World

Will the US ever have a national Covid-19 testing strategy?

NEW YORK: As the coronavirus epidemic worsens, US health experts hope Joe Biden’s administration will put in place something Donald Trump’s has not — a comprehensive national testing strategy.
Such a strategy, they say, could systematically check more people for infections and spot surges before they take off.
The health experts say it would be an improvement from the current practice, which has professional athletes and students at elite universities getting routine tests while many other Americans stand in line for hours — if they get tested at all.
“We have had no strategy for this virus. Our strategy has been no strategy,” said Dr Michael Mina, a Harvard University researcher focused on use of testing to track disease.
Some experts say the lack of such a system is one reason for the current national explosion in cases, hospitalisations and deaths.
“If we’d had a more robust approach and testing was scaled up as one of the tools, I think much of this third surge would have been avoidable,” said Dr Grant Colfax, director of the San Francisco Department of Public Health.
There are differing opinions on what such a strategy should look like, but many experts say rapid and at-home tests should be used so Americans can check themselves and stay away from others if they test positive.
The president-elect has endorsed that strategy, called for making testing free for all Americans, and said government experts at the Centers for Disease Control and Prevention and other agencies should be empowered to coordinate the entire effort.
“The reality is we’re not testing enough today,” Dr Marcella Nunez-Smith, co-chair of Biden’s coronavirus advisory board, told The Associated Press this week.
His transition team so far has not gone into further detail.
Testing was one of the first — and most enduring — stumbles in the federal government’s response to the coronavirus epidemic that hit the nation early this year.
In February, the CDC distributed test kits to public health laboratories that initially were faulty.
US officials worked with companies to expand testing, but shortages of chemicals, materials and protective equipment meant fewer tests were available than what experts said was necessary.
Worse, some experts say, states and cities competed against each other to buy limited testing services and materials, and with little guidance or training on how to best use the tests.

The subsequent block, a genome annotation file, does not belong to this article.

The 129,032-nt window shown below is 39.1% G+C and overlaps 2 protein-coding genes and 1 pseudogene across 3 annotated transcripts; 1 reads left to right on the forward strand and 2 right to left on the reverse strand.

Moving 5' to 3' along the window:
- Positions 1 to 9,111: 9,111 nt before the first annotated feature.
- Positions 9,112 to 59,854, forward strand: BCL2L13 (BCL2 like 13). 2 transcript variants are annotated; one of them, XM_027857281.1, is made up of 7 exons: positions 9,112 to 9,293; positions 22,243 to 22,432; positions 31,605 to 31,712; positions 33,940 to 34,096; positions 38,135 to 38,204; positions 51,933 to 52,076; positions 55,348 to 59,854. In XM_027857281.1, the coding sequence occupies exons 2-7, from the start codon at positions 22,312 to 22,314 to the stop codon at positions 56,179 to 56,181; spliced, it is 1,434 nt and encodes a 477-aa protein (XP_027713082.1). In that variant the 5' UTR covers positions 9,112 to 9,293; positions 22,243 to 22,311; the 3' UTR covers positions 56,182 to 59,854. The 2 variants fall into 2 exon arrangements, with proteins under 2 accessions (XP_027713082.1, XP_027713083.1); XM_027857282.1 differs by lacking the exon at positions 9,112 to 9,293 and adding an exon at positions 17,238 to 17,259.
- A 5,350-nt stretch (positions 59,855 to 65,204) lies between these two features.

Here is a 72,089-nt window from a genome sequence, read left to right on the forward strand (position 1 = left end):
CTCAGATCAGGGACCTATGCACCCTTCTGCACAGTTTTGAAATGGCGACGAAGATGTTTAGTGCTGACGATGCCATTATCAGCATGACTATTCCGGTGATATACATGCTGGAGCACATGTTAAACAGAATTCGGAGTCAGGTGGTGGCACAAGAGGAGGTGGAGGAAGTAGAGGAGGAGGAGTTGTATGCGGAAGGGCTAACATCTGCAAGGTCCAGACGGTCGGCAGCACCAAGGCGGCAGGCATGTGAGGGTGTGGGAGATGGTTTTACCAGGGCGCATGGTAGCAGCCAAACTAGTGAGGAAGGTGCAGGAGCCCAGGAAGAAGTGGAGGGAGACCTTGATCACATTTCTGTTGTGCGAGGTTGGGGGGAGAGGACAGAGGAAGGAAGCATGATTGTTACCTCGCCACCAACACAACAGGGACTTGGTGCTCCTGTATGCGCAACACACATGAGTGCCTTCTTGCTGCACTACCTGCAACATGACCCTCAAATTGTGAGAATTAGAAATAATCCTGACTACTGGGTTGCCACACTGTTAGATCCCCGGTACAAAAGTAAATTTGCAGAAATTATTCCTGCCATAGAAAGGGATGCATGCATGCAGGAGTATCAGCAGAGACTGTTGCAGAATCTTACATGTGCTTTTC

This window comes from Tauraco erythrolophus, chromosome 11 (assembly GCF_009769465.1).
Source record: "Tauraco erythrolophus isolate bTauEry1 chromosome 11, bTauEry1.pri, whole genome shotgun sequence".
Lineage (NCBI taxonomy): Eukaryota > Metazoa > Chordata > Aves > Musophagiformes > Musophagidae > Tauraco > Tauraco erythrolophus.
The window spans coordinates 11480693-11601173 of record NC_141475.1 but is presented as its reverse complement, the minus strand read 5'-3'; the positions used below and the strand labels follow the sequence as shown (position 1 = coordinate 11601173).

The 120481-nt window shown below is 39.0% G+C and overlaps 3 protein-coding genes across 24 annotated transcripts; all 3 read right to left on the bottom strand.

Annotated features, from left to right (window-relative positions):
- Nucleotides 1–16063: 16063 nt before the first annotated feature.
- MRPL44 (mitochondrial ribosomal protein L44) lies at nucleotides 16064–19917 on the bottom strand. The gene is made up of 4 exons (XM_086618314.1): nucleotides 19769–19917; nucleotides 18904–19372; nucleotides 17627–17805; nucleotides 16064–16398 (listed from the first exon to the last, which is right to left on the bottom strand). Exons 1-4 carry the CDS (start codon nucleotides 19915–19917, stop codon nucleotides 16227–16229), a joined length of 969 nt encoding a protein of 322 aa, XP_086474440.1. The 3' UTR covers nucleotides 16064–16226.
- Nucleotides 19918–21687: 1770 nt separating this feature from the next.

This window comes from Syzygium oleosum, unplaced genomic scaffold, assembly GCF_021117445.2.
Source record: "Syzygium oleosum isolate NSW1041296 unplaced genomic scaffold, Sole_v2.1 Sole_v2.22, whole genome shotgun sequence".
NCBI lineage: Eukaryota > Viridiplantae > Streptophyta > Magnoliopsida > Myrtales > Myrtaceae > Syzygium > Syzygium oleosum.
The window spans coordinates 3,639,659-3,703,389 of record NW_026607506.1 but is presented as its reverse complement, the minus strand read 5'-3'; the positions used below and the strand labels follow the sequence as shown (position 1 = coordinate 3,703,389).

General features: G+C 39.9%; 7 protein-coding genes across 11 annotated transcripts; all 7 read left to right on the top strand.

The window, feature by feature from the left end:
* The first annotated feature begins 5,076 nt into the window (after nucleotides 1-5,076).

In April, President Donald Trump declared governors were responsible for testing.
Amid complaints about shortages and delays, the federal government began sourcing and shipping key testing supplies to states, beginning with swabs.
In the latest phase, Trump officials are sending more than 100 million rapid, point-of-care tests to states.
The government said the first shipments went out in early October.
Such tests are considered key to slowing spread, but states have distributed them differently.
For example, Alaska is sending tests to oil drilling sites, Colorado to local public health agencies for testing homeless populations, and Mississippi to veterans’ homes.
There’s also no federal standard for reporting test data. Some states report the number of tests administered, while others tally the number of people tested.
Some have counted types of tests that others don’t, which can skew results because some tests are better at diagnosing active infections than others.
Administration officials say they are proud of the current state of testing.
Last month, Vice President Mike Pence celebrated that 170 million tests have been completed, and that an expanding array of tests are available.
But the focus should be less on numbers and more on action, said Dr Ali Khan, dean of the University of Nebraska College of Public Health.
“It shouldn’t be anybody who needs a test can get a test,” Khan said.
“It should be anybody who has a positive test immediately gets isolated” and the people they were in contact with checked and placed in quarantine.
He was echoed by Nunez-Smith, the Biden coronavirus adviser.
“Testing is only useful when we can act on the test,” said Nunez-Smith, a Yale health equity researcher.
Trump himself has voiced a lack of enthusiasm for comprehensive testing.
In a June tweet, the president called testing a double-edged sword that is good to have but “makes us look bad.” And Dr Scott Atlas — a top pandemic adviser to Trump before he resigned Monday — argued against testing people who aren’t experiencing symptoms.
But some regard such thinking as an attempt to spin a leadership failure into something else.
“The executive branch has seen test results – case counts – as a report card on its performance,” said Carl Bergstrom, a University of Washington evolutionary biologist who studies emerging infectious diseases.
The nation may be weeks away from coronavirus vaccines becoming available, but that won’t erase the need for testing, said the Rockefeller Foundation’s Eileen O’Connor.

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